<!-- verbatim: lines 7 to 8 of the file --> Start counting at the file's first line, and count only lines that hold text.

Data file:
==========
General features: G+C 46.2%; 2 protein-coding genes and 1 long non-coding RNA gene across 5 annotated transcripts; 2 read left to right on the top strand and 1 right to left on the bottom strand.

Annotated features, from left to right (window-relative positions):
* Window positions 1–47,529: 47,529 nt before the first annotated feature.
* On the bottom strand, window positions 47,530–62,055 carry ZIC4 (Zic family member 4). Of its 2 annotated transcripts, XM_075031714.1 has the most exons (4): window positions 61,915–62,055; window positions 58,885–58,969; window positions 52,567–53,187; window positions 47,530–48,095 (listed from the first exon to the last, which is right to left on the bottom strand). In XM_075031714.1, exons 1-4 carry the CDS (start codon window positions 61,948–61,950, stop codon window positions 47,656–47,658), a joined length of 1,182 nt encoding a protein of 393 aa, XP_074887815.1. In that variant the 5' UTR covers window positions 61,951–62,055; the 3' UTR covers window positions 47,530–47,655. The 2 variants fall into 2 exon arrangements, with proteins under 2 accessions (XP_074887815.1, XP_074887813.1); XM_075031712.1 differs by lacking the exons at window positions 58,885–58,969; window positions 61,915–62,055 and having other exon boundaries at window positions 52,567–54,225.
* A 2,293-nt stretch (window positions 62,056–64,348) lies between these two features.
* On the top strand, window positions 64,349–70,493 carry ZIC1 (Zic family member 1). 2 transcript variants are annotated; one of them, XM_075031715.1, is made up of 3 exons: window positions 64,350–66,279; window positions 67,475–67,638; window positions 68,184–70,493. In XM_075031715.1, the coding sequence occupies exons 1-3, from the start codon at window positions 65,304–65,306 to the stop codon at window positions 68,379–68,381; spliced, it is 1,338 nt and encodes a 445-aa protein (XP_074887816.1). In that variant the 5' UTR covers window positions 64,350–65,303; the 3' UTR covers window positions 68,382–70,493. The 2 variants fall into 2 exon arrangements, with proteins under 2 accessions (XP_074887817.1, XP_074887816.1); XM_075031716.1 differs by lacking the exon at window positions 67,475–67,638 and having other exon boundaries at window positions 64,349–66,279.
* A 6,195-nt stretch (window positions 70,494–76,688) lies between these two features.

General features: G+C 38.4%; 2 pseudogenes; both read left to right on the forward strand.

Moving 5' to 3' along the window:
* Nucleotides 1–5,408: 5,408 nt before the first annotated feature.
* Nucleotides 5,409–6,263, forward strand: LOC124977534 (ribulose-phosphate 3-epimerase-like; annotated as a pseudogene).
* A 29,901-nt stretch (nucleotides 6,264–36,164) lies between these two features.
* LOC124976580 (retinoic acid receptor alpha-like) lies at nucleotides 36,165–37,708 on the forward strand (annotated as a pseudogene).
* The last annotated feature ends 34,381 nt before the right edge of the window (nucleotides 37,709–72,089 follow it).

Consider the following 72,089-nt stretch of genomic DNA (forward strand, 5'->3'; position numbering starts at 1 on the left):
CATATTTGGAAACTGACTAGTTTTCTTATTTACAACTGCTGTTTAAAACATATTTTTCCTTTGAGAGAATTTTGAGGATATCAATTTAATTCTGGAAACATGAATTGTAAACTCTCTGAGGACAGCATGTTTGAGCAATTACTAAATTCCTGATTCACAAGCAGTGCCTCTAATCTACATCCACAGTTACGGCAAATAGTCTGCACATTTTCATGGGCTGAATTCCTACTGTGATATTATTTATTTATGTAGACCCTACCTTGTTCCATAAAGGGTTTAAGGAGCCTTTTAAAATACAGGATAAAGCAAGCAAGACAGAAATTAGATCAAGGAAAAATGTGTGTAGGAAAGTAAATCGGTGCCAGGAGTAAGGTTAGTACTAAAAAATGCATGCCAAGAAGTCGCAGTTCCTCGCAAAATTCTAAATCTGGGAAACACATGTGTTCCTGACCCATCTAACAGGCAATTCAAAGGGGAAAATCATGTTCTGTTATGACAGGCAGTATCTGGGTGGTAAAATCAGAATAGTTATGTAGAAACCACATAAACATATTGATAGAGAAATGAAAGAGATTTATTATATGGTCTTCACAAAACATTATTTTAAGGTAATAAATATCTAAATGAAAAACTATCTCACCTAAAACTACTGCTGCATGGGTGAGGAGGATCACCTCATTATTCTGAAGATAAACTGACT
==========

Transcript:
* A 6,195-nt stretch (window positions 70,494–76,688) lies between these two features.

General features: G+C 38.4%; 2 pseudogenes; both read left to right on the forward strand.